Are you in the social media space? Here’s a community for you to expand your network, grow your social media presence, and learn from some knowledgeable folks.

Founder Kat Sullivan noticed that few Facebook group founders actively engaged with members and sought to fill the gap through Marketing Solved. Its main point of difference is its focus on connecting small-business owners and marketers with useful resources.

From my observations, Kat is generous in sharing her experiences of working with entrepreneurs and brands. She’s also been featured in publications, including Inc., Entrepreneur, and Fast Company—and is the co-founder of social media management tool Tassi.

See also  Why marketing automation is crucial to your success
Kat's FB post about creating content people search for

In turn, members share a myriad of content, such as interesting marketing case studies, invitations to free marketing courses, and questions on entrepreneurship and monetizing online brands.

Group member's FB post asking for advice on putting together their first online course

As with most marketing groups I came across, self-promotions aren’t allowed unless they are on specific threads. These include Instagram Mondays and Pitch & Promote Your Biz (the latter happens at least once a month).

Founder: Aaron Krall
Group type:
Private
Topics covered: Entrepreneurship, general marketing, conversion rate optimization (CRO), growth hacking 
Ideal for: Mid-level to experienced marketers, founders
Member count:
27.4K
Sign-up link: Facebook

Just like Kat’s Marketing Solved, SaaS Growth Hacks was conceived when founder Aaron Krall noticed the lack of a quality community for SaaS founders.

As a SaaS conversion specialist, he’s helped convert expired trial users into paying customers through email nurture campaigns. Today, the Facebook group is an extension of Aaron’s experiences and includes the founders of established tech companies such as Intercom and AdEspresso.

From what I’ve gleaned, its members are happy to share insights on how to start or scale a SaaS business, as well as improve or build better products.

Group member's FB post asking how many subscriptions are required to sell their SaaS tool for $1 million

Other topics of discussion include growth strategies for email marketing and product launches. Considering this, the group is probably better suited to more experienced marketers.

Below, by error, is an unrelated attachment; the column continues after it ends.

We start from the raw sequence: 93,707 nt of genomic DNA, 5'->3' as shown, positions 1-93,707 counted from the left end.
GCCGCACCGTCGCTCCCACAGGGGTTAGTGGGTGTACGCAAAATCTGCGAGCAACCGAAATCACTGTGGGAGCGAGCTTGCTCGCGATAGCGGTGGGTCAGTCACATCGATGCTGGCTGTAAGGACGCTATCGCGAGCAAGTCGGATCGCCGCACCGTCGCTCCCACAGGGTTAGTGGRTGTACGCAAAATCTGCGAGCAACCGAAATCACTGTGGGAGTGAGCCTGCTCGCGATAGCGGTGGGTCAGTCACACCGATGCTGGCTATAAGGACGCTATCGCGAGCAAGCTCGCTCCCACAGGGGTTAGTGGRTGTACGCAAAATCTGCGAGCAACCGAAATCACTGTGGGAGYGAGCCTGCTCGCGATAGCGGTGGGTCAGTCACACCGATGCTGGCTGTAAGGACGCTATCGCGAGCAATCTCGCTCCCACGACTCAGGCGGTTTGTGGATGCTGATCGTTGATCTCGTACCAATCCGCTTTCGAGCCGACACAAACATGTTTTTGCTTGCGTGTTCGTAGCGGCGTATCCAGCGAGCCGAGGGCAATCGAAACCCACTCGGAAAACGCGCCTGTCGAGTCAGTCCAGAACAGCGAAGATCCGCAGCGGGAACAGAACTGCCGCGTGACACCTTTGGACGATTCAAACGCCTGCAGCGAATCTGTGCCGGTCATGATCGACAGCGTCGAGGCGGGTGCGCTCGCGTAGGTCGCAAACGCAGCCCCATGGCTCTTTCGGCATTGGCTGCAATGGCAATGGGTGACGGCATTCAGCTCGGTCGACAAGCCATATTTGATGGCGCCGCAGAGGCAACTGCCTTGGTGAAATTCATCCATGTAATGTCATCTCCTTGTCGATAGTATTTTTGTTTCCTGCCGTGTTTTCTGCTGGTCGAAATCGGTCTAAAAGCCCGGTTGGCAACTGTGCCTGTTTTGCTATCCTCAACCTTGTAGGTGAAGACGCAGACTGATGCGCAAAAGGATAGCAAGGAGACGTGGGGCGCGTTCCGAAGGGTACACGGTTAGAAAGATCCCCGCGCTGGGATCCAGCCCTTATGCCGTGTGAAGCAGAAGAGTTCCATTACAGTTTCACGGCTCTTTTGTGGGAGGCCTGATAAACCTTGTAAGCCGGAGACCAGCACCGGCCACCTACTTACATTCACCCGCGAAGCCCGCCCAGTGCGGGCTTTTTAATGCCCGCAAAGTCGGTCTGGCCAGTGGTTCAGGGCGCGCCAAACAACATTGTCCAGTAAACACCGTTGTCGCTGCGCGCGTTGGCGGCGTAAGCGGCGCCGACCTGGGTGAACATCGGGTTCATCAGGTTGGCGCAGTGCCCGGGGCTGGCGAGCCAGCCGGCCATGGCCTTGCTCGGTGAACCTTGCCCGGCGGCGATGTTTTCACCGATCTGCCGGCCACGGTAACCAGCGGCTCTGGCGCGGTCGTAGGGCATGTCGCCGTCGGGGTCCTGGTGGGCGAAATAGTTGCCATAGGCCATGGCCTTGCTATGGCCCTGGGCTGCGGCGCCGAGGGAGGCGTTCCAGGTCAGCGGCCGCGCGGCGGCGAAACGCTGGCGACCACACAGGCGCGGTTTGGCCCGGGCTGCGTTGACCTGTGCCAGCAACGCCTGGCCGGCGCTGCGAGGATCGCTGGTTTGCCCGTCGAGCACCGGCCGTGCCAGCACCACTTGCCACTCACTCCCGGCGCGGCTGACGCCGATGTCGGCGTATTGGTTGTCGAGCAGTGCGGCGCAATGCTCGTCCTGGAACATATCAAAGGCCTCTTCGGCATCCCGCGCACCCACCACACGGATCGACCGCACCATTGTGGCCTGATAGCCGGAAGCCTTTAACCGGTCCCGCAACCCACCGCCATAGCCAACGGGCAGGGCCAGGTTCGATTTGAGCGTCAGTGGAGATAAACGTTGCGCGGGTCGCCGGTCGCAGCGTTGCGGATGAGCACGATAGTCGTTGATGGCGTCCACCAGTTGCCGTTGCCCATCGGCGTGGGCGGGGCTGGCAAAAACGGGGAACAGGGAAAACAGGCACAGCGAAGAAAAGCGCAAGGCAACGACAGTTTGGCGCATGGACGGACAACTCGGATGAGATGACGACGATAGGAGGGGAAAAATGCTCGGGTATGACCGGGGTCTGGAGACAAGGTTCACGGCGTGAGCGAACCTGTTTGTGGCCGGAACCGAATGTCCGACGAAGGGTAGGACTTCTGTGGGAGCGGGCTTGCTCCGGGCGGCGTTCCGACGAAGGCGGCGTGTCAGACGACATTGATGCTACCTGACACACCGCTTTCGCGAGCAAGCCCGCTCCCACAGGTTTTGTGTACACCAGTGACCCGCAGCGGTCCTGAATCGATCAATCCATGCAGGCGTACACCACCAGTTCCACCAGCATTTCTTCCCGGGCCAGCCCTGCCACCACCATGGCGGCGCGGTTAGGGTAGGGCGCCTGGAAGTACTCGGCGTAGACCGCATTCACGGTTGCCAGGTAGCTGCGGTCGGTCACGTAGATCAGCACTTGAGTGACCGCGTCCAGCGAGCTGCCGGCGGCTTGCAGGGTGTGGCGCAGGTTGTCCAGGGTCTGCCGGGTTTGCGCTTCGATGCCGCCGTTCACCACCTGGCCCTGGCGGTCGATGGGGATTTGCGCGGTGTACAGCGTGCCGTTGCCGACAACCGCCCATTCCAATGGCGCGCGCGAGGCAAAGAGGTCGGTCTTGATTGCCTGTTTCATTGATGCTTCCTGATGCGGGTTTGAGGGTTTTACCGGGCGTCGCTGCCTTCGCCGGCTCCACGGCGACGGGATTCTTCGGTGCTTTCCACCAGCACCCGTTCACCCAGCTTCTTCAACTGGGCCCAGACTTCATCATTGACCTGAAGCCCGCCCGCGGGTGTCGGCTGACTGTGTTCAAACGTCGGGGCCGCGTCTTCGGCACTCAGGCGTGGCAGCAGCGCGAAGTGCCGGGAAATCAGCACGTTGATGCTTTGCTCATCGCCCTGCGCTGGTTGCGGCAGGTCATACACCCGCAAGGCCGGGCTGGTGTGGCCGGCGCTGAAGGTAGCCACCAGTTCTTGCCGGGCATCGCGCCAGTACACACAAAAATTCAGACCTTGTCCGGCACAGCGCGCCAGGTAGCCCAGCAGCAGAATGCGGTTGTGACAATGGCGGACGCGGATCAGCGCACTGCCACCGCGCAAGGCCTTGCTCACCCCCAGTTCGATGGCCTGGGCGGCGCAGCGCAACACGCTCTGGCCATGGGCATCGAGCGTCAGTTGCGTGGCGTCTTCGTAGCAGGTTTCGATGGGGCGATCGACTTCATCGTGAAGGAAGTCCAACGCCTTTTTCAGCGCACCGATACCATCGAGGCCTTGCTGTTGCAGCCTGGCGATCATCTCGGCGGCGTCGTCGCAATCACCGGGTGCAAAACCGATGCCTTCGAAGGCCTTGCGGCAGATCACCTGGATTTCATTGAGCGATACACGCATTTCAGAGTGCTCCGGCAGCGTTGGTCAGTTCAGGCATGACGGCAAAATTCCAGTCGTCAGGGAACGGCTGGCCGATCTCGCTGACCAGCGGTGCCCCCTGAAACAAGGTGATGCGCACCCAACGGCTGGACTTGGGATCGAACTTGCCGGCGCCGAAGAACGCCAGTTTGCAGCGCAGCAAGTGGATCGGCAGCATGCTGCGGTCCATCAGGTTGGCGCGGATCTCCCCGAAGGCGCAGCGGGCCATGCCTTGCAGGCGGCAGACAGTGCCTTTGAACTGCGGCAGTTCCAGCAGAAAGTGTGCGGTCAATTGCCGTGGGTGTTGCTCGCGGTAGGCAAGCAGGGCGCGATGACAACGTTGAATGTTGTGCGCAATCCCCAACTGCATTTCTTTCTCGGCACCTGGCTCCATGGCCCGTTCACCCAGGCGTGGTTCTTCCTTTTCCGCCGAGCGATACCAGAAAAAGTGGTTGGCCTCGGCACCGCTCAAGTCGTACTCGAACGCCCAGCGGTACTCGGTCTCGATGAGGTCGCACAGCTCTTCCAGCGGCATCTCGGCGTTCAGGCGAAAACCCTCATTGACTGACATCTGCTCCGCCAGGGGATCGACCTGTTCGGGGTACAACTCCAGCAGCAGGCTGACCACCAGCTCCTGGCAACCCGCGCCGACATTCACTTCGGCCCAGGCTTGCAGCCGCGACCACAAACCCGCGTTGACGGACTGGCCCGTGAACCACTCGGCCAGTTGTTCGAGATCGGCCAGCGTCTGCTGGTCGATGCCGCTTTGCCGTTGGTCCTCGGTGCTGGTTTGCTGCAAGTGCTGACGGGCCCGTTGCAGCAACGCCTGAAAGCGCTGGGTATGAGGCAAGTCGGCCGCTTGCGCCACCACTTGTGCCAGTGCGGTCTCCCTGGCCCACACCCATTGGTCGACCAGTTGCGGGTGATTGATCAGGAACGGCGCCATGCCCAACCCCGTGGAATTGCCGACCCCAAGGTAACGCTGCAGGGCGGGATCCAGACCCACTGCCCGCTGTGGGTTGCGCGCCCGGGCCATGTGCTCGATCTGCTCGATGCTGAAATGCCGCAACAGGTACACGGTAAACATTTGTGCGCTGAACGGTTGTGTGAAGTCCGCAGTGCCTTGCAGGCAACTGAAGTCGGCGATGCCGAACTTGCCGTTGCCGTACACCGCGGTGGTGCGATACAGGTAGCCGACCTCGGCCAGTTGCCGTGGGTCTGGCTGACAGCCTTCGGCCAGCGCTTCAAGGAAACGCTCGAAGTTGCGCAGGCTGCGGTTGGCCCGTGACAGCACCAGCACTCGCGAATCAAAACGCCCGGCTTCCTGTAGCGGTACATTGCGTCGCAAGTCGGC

3. CXL — Conversion Optimization, Analytics & Growth

Founder: Peep Laja 
Group type:
Private
Topics covered: Marketing, CRO, growth hacking
Ideal for: Mid-level to experienced marketers
Member count:
15.1K
Sign-up link: Facebook

Peep Laja is a big believer in evidence-based marketing, and he built growth platform ConversionXL (CXL) on this very premise. His Facebook community is just the same: Members are candid in sharing about their failed experiments and frequently run polls or seek advice on analytics, growth, tag managers, and more.

The bulk of discussions revolve around Google Analytics, CRO audits, Google Search Console, as well as recommended marketing reads. You may also stumble upon posts like this one:

Group member's FB post asking for examples of "high-conversion" landing pages

Given the depth of the conversations, you’re bound to learn something new from the sizable community of CRO-focused marketers. Peep also enforces a no-spam, no-link-dumping rule—something I reckon all of us will appreciate.

4. SaaS Products & Marketing

Founder: Tomer Aharon 
Group type:
Private
Topics covered: Marketing, entrepreneurship, social media
Ideal for: Beginners to experienced marketers
Member count:
15.8K
Sign-up link: Facebook

Run by Tomer Aharon—co-founder of software development platform Premio and SaaS product Poptin—this group helps SaaS founders and digital marketers of all levels share knowledge, ideas, and growth hacks.